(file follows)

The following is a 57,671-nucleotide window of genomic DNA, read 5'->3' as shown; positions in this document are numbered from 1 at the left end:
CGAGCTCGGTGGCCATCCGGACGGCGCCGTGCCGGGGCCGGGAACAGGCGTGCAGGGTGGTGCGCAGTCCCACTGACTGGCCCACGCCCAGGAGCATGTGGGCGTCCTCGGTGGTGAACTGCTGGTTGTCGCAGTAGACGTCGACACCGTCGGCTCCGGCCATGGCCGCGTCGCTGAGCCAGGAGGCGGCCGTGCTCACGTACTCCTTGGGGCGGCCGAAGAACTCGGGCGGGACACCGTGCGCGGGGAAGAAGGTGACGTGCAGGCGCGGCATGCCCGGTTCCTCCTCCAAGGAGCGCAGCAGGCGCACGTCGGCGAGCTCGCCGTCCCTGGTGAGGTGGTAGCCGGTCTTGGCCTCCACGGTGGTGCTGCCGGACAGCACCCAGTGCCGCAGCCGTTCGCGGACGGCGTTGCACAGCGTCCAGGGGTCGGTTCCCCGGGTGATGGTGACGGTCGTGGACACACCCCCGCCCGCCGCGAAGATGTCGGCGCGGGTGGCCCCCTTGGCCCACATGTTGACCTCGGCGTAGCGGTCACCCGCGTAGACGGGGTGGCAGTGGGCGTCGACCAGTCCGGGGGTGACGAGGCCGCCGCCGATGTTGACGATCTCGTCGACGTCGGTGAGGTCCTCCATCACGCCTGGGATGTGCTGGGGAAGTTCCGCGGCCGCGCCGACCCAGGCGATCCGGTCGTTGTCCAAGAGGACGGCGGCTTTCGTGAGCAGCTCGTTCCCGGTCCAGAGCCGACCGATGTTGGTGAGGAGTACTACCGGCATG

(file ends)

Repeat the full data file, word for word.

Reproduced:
The following is a 57,671-nucleotide window of genomic DNA, read 5'->3' as shown; positions in this document are numbered from 1 at the left end:
CGAGCTCGGTGGCCATCCGGACGGCGCCGTGCCGGGGCCGGGAACAGGCGTGCAGGGTGGTGCGCAGTCCCACTGACTGGCCCACGCCCAGGAGCATGTGGGCGTCCTCGGTGGTGAACTGCTGGTTGTCGCAGTAGACGTCGACACCGTCGGCTCCGGCCATGGCCGCGTCGCTGAGCCAGGAGGCGGCCGTGCTCACGTACTCCTTGGGGCGGCCGAAGAACTCGGGCGGGACACCGTGCGCGGGGAAGAAGGTGACGTGCAGGCGCGGCATGCCCGGTTCCTCCTCCAAGGAGCGCAGCAGGCGCACGTCGGCGAGCTCGCCGTCCCTGGTGAGGTGGTAGCCGGTCTTGGCCTCCACGGTGGTGCTGCCGGACAGCACCCAGTGCCGCAGCCGTTCGCGGACGGCGTTGCACAGCGTCCAGGGGTCGGTTCCCCGGGTGATGGTGACGGTCGTGGACACACCCCCGCCCGCCGCGAAGATGTCGGCGCGGGTGGCCCCCTTGGCCCACATGTTGACCTCGGCGTAGCGGTCACCCGCGTAGACGGGGTGGCAGTGGGCGTCGACCAGTCCGGGGGTGACGAGGCCGCCGCCGATGTTGACGATCTCGTCGACGTCGGTGAGGTCCTCCATCACGCCTGGGATGTGCTGGGGAAGTTCCGCGGCCGCGCCGACCCAGGCGATCCGGTCGTTGTCCAAGAGGACGGCGGCTTTCGTGAGCAGCTCGTTCCCGGTCCAGAGCCGACCGATGTTGGTGAGGAGTACTACCGGCATG